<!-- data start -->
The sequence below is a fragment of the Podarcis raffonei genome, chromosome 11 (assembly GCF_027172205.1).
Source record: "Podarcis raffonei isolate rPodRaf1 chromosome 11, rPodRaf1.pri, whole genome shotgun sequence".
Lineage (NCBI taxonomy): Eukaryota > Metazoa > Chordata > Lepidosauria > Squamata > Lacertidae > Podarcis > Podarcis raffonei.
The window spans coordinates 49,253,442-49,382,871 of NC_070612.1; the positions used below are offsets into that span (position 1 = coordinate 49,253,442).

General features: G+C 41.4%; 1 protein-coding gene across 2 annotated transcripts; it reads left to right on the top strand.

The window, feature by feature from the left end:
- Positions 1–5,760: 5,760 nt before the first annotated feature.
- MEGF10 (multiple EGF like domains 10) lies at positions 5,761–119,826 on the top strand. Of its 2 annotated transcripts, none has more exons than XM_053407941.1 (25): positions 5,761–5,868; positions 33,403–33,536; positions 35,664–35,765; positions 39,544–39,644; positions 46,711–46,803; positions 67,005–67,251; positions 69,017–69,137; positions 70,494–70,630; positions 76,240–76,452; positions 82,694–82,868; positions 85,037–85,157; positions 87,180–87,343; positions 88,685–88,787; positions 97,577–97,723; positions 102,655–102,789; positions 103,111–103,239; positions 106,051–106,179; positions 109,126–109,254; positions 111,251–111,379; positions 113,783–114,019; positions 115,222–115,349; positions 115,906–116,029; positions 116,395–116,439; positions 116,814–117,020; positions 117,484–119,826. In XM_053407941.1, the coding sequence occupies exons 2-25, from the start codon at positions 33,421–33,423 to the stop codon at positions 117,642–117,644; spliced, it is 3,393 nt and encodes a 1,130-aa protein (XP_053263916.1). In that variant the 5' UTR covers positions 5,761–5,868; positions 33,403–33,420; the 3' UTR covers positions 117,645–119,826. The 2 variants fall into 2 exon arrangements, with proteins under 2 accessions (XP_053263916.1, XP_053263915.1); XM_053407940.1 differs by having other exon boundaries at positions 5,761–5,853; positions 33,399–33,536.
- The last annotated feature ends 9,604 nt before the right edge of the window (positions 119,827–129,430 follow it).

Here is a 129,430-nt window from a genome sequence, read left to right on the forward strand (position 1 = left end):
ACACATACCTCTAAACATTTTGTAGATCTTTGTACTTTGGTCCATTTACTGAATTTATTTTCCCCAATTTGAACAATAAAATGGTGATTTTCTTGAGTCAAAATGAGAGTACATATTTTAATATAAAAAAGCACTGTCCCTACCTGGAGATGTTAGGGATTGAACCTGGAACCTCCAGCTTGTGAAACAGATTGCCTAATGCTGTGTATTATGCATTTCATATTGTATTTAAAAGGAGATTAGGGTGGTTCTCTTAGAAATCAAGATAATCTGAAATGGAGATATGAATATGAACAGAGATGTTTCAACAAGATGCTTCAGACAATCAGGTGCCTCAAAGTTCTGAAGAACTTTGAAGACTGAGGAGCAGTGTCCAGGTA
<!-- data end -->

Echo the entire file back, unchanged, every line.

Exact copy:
The sequence below is a fragment of the Podarcis raffonei genome, chromosome 11 (assembly GCF_027172205.1).
Source record: "Podarcis raffonei isolate rPodRaf1 chromosome 11, rPodRaf1.pri, whole genome shotgun sequence".
Lineage (NCBI taxonomy): Eukaryota > Metazoa > Chordata > Lepidosauria > Squamata > Lacertidae > Podarcis > Podarcis raffonei.
The window spans coordinates 49,253,442-49,382,871 of NC_070612.1; the positions used below are offsets into that span (position 1 = coordinate 49,253,442).

General features: G+C 41.4%; 1 protein-coding gene across 2 annotated transcripts; it reads left to right on the top strand.

The window, feature by feature from the left end:
- Positions 1–5,760: 5,760 nt before the first annotated feature.
- MEGF10 (multiple EGF like domains 10) lies at positions 5,761–119,826 on the top strand. Of its 2 annotated transcripts, none has more exons than XM_053407941.1 (25): positions 5,761–5,868; positions 33,403–33,536; positions 35,664–35,765; positions 39,544–39,644; positions 46,711–46,803; positions 67,005–67,251; positions 69,017–69,137; positions 70,494–70,630; positions 76,240–76,452; positions 82,694–82,868; positions 85,037–85,157; positions 87,180–87,343; positions 88,685–88,787; positions 97,577–97,723; positions 102,655–102,789; positions 103,111–103,239; positions 106,051–106,179; positions 109,126–109,254; positions 111,251–111,379; positions 113,783–114,019; positions 115,222–115,349; positions 115,906–116,029; positions 116,395–116,439; positions 116,814–117,020; positions 117,484–119,826. In XM_053407941.1, the coding sequence occupies exons 2-25, from the start codon at positions 33,421–33,423 to the stop codon at positions 117,642–117,644; spliced, it is 3,393 nt and encodes a 1,130-aa protein (XP_053263916.1). In that variant the 5' UTR covers positions 5,761–5,868; positions 33,403–33,420; the 3' UTR covers positions 117,645–119,826. The 2 variants fall into 2 exon arrangements, with proteins under 2 accessions (XP_053263916.1, XP_053263915.1); XM_053407940.1 differs by having other exon boundaries at positions 5,761–5,853; positions 33,399–33,536.
- The last annotated feature ends 9,604 nt before the right edge of the window (positions 119,827–129,430 follow it).

Here is a 129,430-nt window from a genome sequence, read left to right on the forward strand (position 1 = left end):
ACACATACCTCTAAACATTTTGTAGATCTTTGTACTTTGGTCCATTTACTGAATTTATTTTCCCCAATTTGAACAATAAAATGGTGATTTTCTTGAGTCAAAATGAGAGTACATATTTTAATATAAAAAAGCACTGTCCCTACCTGGAGATGTTAGGGATTGAACCTGGAACCTCCAGCTTGTGAAACAGATTGCCTAATGCTGTGTATTATGCATTTCATATTGTATTTAAAAGGAGATTAGGGTGGTTCTCTTAGAAATCAAGATAATCTGAAATGGAGATATGAATATGAACAGAGATGTTTCAACAAGATGCTTCAGACAATCAGGTGCCTCAAAGTTCTGAAGAACTTTGAAGACTGAGGAGCAGTGTCCAGGTA